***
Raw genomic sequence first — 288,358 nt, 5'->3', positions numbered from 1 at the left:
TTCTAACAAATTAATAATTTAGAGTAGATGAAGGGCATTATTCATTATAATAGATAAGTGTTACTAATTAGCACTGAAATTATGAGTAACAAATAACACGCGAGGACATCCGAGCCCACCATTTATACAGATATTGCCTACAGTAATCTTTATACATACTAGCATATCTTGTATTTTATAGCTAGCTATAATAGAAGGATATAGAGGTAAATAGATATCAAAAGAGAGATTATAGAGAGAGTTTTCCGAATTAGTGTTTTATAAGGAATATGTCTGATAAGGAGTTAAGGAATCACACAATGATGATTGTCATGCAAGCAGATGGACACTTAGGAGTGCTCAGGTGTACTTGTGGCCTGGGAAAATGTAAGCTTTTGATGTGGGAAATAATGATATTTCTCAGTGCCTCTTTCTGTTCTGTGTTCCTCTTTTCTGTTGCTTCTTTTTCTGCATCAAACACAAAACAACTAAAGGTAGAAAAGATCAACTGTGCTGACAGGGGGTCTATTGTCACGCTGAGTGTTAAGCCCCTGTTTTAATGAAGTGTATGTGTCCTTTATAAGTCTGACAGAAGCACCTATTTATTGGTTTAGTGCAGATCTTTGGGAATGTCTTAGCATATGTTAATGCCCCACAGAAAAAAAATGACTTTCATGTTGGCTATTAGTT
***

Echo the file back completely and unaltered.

Raw genomic sequence first — 288,358 nt, 5'->3', positions numbered from 1 at the left:
TTCTAACAAATTAATAATTTAGAGTAGATGAAGGGCATTATTCATTATAATAGATAAGTGTTACTAATTAGCACTGAAATTATGAGTAACAAATAACACGCGAGGACATCCGAGCCCACCATTTATACAGATATTGCCTACAGTAATCTTTATACATACTAGCATATCTTGTATTTTATAGCTAGCTATAATAGAAGGATATAGAGGTAAATAGATATCAAAAGAGAGATTATAGAGAGAGTTTTCCGAATTAGTGTTTTATAAGGAATATGTCTGATAAGGAGTTAAGGAATCACACAATGATGATTGTCATGCAAGCAGATGGACACTTAGGAGTGCTCAGGTGTACTTGTGGCCTGGGAAAATGTAAGCTTTTGATGTGGGAAATAATGATATTTCTCAGTGCCTCTTTCTGTTCTGTGTTCCTCTTTTCTGTTGCTTCTTTTTCTGCATCAAACACAAAACAACTAAAGGTAGAAAAGATCAACTGTGCTGACAGGGGGTCTATTGTCACGCTGAGTGTTAAGCCCCTGTTTTAATGAAGTGTATGTGTCCTTTATAAGTCTGACAGAAGCACCTATTTATTGGTTTAGTGCAGATCTTTGGGAATGTCTTAGCATATGTTAATGCCCCACAGAAAAAAAATGACTTTCATGTTGGCTATTAGTT